IWINAC International Work-conference on the Interplay between Natural and Artificial Computation

IWINAC-2005: Topics

To address the two questions exposed in the scope of IWINAC-2005, we will make use of the ``building of and for knowledge'' concepts that distinguish three levels of description in each calculus: The Physical Level (PL), where the hardware lives, the Symbol Level (SL) where the programs live and a third level, introduced by Newell and Marr, situated above the symbol level and named by Newell ``the Knowledge Level'' (KL) and by Marr the level of ``the theory of calculus''. We seek the interplay between the natural and the artificial at each one of these three levels (PL, SL, KL).

1  Interplay at the Physical Level
From Artificial to Natural
1.1  Computational Neuroscience
  • 1.1.1 Tools  
    Conceptual, formal, and computational tools and methods in the modeling of neuronal processes and neural nets: individual and collective dynamics.
  • 1.1.2 Mechanisms  
    Computational modeling of neural mechanisms at the architectural level: oscillatory/regulatory feedback loops, lateral inhibition, reflex arches, connectivity and signal routing networks, distributed central-patterns generators. Contributions to library of neural circuitry.
  • 1.1.3 Plasticity  
    Models of memory, adaptation, learning and other plasticity phenomena. Mechanisms of reinforcement, self-organization, anatomo-physiological coordination and structural coupling.
From Natural to Artificial
1.2  Bio-inspired Circuits and Mechanisms
  • 1.2.1 Electronics  
    Bio-inspired electronics and computer architectures. Advanced models for ANN. Evolvable hardware (CPLDs, FPGAs, ...). Adaptive cellular automata. Redundancy, parallelism and fault-tolerant computation. Retinotopic organizations.
  • 1.2.2 Non-conventional (Natural) Computation  
    Biomaterials for computational systems. DNA, cellular and membrane computing.
  • 1.2.3 Sensory and motor prostheses  
    Signal processing, artificial cochlea, audio-tactile vision substitution. Artificial sensory and motor systems for handicapped people. Intersensory transfer and sensory plasticity.

2  Interplay at the Symbol Level
From Artificial to Natural
2.1  Neuro-informatics
  • 2.1.1 Symbols  
    From neurons to neurophysiological symbols (regularities, synchronization, resonance, dynamics binding and other potential mechanisms underlying neural coding). Neural data structures and neural "algorithms".
  • 2.1.2 Brain databases  
    Neural data analysis, integration and sharing. Standardization, construction and use of databases in neuroscience and cognition.
  • 2.1.3 Neurosimulators 
    Development and use of biologically oriented Neurosimulators. Contributions to the understanding of the relationships between structure and function in biology.
From Natural to Artificial
2.2  Bio-inspired Programming Strategies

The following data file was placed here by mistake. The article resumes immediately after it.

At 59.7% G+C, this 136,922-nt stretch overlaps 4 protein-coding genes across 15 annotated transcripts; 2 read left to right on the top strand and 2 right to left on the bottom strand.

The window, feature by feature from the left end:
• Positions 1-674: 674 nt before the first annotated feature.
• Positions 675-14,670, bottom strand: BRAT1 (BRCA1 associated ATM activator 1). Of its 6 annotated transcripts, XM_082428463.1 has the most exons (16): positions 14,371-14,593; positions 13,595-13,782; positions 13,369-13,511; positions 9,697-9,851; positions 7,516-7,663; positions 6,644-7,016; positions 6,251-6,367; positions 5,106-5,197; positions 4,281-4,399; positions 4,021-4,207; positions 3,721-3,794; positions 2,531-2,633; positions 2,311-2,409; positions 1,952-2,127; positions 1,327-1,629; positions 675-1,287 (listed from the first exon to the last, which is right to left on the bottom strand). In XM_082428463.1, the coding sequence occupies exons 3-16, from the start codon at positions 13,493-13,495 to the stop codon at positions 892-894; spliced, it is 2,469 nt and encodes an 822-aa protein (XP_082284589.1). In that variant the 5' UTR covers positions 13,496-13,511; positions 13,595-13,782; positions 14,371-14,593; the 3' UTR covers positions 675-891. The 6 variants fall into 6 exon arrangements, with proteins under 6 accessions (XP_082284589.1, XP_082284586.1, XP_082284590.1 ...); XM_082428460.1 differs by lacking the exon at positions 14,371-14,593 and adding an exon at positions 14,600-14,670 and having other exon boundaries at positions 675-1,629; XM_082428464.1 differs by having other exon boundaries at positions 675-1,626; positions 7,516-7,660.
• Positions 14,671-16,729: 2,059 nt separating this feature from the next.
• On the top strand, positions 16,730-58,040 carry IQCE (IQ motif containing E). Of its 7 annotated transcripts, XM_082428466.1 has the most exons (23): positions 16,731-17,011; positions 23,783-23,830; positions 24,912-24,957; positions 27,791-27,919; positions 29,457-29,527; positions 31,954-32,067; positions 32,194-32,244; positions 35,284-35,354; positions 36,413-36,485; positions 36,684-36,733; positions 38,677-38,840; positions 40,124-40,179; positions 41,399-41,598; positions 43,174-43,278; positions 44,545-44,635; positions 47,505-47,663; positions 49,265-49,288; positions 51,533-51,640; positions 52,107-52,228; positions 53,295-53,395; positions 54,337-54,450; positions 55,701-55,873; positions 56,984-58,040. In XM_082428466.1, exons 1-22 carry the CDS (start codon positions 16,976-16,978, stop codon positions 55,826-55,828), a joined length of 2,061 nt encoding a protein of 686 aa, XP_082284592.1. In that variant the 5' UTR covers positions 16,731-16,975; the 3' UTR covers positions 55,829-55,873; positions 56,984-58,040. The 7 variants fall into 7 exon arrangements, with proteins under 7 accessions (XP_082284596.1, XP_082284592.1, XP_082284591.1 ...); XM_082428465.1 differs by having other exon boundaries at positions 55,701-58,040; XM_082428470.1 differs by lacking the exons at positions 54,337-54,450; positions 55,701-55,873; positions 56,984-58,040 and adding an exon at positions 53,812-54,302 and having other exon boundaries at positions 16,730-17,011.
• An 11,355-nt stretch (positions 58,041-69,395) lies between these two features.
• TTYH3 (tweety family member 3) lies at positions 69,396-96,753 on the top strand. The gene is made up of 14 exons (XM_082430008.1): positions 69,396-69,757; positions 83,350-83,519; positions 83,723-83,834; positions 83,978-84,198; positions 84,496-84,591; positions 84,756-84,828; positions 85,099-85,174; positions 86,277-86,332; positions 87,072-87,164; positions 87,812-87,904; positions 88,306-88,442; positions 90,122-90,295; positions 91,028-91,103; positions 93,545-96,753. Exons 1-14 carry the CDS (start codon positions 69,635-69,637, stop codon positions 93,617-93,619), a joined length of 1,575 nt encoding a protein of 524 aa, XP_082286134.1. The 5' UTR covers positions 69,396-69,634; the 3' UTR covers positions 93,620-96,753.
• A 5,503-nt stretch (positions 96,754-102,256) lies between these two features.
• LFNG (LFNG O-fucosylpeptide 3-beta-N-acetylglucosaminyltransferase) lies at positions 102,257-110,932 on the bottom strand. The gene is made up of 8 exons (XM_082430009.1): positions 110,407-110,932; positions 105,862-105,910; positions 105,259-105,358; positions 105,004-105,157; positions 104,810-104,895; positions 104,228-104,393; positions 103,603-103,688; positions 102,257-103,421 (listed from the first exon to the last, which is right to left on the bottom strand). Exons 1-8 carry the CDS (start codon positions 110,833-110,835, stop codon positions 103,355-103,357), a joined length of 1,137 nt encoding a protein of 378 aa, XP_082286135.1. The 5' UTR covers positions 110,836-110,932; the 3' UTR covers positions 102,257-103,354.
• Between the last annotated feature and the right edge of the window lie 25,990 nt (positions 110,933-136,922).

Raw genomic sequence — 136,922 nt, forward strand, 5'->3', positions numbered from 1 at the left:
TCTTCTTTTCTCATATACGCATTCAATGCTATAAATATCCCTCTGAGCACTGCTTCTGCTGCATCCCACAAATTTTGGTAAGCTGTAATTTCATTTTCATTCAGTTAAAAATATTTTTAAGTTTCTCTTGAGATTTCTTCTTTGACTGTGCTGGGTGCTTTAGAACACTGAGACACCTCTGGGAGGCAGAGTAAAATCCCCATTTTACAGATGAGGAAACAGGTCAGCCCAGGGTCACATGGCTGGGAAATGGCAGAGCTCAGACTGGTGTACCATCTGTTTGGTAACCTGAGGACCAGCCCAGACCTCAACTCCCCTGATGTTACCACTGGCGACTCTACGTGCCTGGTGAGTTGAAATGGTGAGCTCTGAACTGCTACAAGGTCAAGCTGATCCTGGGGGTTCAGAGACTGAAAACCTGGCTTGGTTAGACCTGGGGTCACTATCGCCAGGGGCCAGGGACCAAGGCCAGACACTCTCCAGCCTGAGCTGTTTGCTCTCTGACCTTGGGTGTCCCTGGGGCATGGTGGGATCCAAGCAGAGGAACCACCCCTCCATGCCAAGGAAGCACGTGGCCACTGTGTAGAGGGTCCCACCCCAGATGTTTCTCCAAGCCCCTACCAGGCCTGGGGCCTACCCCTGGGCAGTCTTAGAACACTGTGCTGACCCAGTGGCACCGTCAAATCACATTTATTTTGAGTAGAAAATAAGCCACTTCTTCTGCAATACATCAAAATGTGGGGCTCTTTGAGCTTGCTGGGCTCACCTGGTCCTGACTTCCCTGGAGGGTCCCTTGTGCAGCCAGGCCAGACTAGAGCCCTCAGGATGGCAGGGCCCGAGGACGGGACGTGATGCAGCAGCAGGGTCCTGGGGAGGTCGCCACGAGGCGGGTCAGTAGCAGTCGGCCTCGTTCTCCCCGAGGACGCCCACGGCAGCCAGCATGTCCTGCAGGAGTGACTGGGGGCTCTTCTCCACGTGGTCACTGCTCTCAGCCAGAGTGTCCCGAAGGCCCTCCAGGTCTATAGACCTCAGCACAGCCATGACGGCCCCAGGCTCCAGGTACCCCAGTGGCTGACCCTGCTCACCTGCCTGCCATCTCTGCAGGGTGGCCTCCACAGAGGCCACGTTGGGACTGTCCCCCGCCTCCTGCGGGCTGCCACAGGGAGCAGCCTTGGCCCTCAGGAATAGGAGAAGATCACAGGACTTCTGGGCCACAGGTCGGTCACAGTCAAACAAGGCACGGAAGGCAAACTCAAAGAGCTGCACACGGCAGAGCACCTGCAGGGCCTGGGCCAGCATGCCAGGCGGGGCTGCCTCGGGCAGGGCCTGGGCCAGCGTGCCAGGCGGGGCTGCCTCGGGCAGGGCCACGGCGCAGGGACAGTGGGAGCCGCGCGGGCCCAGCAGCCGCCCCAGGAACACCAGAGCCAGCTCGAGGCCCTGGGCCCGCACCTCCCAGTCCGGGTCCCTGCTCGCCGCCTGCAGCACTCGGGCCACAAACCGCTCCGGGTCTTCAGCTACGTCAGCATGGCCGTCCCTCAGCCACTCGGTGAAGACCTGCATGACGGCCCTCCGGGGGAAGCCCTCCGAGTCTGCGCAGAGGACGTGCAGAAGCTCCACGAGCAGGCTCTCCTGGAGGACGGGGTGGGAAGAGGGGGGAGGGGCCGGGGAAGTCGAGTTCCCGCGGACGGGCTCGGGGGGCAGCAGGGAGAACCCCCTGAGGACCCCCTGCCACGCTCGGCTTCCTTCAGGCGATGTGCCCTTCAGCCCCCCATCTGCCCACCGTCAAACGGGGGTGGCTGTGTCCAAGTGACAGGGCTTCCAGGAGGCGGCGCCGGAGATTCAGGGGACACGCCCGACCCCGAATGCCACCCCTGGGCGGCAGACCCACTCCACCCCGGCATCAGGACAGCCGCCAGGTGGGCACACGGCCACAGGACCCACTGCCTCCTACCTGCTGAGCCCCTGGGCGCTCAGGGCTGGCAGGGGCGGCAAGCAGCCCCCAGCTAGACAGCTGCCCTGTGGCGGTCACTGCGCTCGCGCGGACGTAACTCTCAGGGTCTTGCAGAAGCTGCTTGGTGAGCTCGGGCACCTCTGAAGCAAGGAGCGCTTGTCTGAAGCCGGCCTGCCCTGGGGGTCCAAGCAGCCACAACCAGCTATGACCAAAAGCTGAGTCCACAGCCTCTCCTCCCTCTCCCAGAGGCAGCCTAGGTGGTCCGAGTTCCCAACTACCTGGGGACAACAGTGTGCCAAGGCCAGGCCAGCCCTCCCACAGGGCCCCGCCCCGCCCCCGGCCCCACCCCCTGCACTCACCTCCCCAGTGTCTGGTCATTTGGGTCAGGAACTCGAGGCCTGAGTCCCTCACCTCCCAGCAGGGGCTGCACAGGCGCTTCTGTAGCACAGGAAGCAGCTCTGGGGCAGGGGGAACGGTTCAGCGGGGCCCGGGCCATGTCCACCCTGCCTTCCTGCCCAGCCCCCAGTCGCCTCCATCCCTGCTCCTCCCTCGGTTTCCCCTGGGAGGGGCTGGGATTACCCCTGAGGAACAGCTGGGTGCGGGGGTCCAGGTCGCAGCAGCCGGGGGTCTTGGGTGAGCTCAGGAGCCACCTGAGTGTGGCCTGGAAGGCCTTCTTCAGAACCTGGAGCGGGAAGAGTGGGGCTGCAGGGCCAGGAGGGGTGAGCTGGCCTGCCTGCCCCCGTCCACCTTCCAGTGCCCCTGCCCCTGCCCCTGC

• 2.2.1 Behavior based computational methods  
    Reactive mechanisms. Self-organizative optimization. Collective emergent behavior (ant colonies). Ethology and Artificial Life.
  • 2.2.2 Evolutionary computation  
    Genetic algorithms, evolutionary strategies, evolutionary programming and genetic programming. Macroevolution and the interplay between evolution and learning.
  • 2.2.3 Hybrid approaches 
    Neuro-symbolic integration. Knowledge-based ANN and connectionist KBS. Neuro-fuzzy systems. Hybrid adaptation and learning at the symbol level.

3  Interplay at the Knowledge Level
From Artificial to Natural
3.1  Computational approach to Cognition
  • 3.1.1 AI&KE  
    Use of AI&KE concepts, tools, and methods in the modeling of mental processes and behavior. Contribution to the AI debate on paradigms for knowledge representation and use: symbolic (representational), connectionist, situated, and hybrid.
  • 3.1.2 Controversies  
    Open questions and controversies in AI&Cognition (semantics versus syntax, knowledge as mechanisms that knows, cognition without computation,...). Minsky, Simon, Newell, Marr, Searly, Maturana, Clancey, Brooks, Pylyshyn, Fodor, and more.
  • 3.1.3 Knowledge Modeling  
    Reusability of components in knowledge modeling (libraries of tasks, methods, inferences and roles). Ontologies (generic, domain specific, object oriented, methods, and tasks). Knowledge representation Methodologies and Knowledge edition tools.
From Natural to Artificial
3.2  Cognitive Inspiration in AI&KE
  • 3.2.1 Synthetic cognition  
    Bio-inspired modeling of cognitive tasks. Perception, decision-making, planning and control. Biologically plausible (user sensitive) man-machine interfaces. Natural language programming attempts. Social organizations, distributed AI, and multi-agent systems.
  • 3.2.2 Applications  
    Bio-inspired solutions to engineering, computational and social problems in different application domain:
    1. Medicine. Image understanding. KBS and ANN for diagnoses, therapy planning, and patient follow-up. Telemedicine.
    2. Robotic paradigms. Dynamic vision. Path planning, map building, and behavior based navigation methods. Anthropomorphic robots.
    3. Health biotechnology. Bio-inspired solutions for sustainable growth and development.
    4. Other domains (surveillance and security systems, distance education, web, data mining and information retrieval, ...).